Community and Wisdom
The kettlebell community is a friendly and supportive one. Now I’ve been involved for a few years I’ve got friends who I see maybe a few times of year at most though we keep in touch via Facebook. Those same guys provided some great support when I was feeling so disappointed in myself. I’ve had a few messenger chats over the last forty-eight hours. Some of the conversations been buoying me up and helping me see positives, and in one case we’ve been commiserating over a mutual disappointment. Thank you all of you! You know who you are.
Also, coaching and judging advice from others at the competition is greatly appreciated. And a pep talk on Saturday from Simon about my preparation being all I could do (it was), so whatever happens, I have to accept it was scarily prophetic. But he was right. Cheers, Si!
I have managed to find some positives from Sunday. I’m not trying to diminish it, or pretend it didn’t happen, but I do need to learn from it and move on. Preferably in an upwards direction.
I got no no-counts in my long cycle. Achieving all good reps was pretty awesome given the judging. I learnt a lot from the same competition last year about form and fixation, and on the whole I’ve got on top of that. The judges did warn me about a couple of slightly dubious reps, but that feedback allowed me to correct.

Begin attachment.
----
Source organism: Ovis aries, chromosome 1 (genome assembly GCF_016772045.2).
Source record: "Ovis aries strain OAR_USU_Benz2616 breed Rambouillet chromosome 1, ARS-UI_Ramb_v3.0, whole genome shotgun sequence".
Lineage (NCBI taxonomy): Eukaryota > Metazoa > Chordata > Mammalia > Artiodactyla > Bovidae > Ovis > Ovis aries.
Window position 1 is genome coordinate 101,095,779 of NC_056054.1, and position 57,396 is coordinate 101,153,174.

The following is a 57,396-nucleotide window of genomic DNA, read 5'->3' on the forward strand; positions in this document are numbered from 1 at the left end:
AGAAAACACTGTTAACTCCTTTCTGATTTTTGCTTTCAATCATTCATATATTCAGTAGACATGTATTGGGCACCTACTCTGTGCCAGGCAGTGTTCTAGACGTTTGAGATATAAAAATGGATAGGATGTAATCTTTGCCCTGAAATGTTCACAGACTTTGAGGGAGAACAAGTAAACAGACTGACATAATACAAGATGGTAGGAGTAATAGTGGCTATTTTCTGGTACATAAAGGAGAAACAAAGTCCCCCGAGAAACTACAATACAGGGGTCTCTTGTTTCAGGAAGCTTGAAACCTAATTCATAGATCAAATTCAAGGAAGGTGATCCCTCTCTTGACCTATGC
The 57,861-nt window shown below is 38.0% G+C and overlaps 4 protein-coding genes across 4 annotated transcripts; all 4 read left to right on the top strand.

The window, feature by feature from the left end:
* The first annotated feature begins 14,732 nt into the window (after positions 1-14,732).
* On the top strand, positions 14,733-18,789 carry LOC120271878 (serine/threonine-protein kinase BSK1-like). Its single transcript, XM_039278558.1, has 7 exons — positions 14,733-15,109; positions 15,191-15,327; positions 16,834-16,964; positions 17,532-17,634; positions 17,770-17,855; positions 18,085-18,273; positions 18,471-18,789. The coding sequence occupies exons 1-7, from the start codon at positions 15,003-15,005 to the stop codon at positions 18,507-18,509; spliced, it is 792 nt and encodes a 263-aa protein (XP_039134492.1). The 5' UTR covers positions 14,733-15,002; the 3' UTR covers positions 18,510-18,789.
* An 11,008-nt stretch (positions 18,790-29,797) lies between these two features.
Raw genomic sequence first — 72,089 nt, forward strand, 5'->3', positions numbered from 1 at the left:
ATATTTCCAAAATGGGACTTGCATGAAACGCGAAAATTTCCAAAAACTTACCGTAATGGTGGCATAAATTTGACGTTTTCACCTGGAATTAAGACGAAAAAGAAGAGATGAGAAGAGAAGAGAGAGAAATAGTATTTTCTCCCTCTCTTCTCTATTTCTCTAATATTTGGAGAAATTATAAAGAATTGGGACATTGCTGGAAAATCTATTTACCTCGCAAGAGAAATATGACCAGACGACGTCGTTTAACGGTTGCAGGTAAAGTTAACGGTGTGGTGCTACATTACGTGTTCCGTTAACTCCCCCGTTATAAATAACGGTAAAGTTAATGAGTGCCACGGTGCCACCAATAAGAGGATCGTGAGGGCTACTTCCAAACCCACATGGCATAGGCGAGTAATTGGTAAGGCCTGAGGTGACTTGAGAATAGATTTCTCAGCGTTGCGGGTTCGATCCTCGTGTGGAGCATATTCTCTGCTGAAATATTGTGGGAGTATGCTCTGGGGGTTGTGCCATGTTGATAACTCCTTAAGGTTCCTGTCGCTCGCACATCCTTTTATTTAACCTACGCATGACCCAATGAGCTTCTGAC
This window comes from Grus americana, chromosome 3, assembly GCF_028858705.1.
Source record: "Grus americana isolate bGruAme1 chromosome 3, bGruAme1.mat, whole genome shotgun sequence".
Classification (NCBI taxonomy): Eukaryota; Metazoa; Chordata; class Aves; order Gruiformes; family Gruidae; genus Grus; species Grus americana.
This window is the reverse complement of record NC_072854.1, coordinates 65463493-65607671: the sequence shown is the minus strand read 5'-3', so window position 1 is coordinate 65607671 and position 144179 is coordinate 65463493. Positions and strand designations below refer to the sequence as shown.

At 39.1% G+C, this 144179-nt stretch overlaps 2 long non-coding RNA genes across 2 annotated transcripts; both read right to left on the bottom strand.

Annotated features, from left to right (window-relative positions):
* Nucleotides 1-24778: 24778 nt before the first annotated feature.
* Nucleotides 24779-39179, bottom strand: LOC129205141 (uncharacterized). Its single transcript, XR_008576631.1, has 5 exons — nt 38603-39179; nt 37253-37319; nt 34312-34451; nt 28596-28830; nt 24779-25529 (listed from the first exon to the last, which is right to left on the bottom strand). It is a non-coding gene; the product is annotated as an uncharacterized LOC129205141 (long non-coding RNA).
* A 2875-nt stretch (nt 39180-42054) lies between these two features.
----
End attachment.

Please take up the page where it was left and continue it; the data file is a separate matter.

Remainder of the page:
My pace at the start was good, and controlled. I’ve not always managed that with the nerves and/or audience. I was also able to stick to target pace when things were going OK.
I’ve had a bad set. This happens, though it’s never been this bad for me. And it has perhaps taught me more than a good set. I wasn’t going to get CMS this time out, but getting 80 reps (which is what I wanted) may have lulled me into a false sense of security. The 20kg bell is unforgiving. It is semi-pro weight for women. Stepping up to this weight is going to take work (which I knew and appreciated), but it’s a factor harder than the step up the 16kg bell.
I will not let it win. I will get CMS. At some point! Del summed it up really well on Facebook with the following
Excited, anxious, nervous! It’s a kettlebell comp, that’s how it is 🙂 — Del Wilson